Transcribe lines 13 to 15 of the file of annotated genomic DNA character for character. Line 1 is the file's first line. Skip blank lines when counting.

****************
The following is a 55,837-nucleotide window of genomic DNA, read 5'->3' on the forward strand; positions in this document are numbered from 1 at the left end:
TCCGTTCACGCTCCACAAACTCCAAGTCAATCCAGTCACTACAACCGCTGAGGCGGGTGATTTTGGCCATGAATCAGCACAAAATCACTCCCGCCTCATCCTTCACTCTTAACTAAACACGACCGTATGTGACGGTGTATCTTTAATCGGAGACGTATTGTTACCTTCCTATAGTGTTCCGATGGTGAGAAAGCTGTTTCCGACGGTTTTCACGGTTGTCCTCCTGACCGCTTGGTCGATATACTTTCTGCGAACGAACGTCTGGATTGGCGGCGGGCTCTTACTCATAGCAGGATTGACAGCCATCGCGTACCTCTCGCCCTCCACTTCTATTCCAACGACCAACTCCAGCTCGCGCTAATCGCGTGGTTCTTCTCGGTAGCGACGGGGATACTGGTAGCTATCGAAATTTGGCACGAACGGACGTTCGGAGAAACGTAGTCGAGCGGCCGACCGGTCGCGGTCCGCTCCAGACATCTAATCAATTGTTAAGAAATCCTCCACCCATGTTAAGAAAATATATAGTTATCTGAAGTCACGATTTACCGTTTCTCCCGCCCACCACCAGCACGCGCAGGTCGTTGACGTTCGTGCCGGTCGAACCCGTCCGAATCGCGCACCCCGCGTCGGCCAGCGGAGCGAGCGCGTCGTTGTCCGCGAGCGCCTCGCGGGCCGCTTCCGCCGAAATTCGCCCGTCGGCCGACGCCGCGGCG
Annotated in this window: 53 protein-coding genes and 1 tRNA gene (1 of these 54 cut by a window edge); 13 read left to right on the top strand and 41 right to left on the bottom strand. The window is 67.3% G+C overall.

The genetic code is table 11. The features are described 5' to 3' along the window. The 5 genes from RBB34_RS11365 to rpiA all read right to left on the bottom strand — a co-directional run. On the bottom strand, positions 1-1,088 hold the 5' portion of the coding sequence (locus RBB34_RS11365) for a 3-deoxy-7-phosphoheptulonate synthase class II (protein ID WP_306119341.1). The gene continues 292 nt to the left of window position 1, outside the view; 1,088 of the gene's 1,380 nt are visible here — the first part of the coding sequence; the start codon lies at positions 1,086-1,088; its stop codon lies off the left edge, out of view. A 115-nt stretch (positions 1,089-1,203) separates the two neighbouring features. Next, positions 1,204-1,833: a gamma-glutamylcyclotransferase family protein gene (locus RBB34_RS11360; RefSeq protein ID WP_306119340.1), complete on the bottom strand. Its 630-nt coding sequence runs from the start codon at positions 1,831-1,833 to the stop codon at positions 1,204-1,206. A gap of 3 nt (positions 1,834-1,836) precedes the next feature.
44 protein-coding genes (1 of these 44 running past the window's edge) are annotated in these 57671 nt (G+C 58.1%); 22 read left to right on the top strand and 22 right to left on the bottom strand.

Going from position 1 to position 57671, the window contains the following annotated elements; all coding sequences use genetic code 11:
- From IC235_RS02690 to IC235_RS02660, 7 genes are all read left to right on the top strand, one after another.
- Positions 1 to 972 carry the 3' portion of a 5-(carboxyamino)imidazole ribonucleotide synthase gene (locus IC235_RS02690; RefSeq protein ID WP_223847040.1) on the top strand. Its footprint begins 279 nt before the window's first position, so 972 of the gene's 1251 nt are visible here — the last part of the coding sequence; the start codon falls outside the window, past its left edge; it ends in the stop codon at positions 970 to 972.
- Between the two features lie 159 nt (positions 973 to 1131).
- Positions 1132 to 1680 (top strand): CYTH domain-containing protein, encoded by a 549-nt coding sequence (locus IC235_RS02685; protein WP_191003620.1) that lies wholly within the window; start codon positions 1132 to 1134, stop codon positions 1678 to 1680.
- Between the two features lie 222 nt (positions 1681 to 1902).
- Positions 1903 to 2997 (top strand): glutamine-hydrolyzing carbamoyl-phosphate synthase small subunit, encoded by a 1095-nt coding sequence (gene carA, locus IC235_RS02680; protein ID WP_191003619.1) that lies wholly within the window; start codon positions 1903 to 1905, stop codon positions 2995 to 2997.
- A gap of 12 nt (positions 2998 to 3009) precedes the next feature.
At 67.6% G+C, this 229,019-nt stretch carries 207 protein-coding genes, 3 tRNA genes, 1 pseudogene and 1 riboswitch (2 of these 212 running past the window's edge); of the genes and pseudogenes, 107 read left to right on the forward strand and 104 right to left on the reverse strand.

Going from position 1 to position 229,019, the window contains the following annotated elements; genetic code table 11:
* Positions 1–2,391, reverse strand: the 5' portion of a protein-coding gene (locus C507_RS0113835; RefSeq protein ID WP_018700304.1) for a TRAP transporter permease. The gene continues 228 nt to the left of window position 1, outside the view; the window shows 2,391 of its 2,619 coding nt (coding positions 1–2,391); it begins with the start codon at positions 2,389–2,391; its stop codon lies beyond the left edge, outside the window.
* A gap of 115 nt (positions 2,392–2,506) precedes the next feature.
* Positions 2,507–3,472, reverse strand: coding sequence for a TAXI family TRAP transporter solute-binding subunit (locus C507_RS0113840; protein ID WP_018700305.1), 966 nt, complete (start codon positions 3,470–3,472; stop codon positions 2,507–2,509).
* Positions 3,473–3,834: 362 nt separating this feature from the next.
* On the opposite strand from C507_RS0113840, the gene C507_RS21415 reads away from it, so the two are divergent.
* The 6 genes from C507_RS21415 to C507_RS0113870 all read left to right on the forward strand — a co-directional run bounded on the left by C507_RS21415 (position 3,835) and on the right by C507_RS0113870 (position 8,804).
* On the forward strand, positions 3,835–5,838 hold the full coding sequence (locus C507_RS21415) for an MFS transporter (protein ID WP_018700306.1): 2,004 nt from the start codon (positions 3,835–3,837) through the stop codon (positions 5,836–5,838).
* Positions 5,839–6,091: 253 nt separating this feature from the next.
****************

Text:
- A gap of 12 nt (positions 2998 to 3009) precedes the next feature.
At 67.6% G+C, this 229,019-nt stretch carries 207 protein-coding genes, 3 tRNA genes, 1 pseudogene and 1 riboswitch (2 of these 212 running past the window's edge); of the genes and pseudogenes, 107 read left to right on the forward strand and 104 right to left on the reverse strand.

Going from position 1 to position 229,019, the window contains the following annotated elements; genetic code table 11: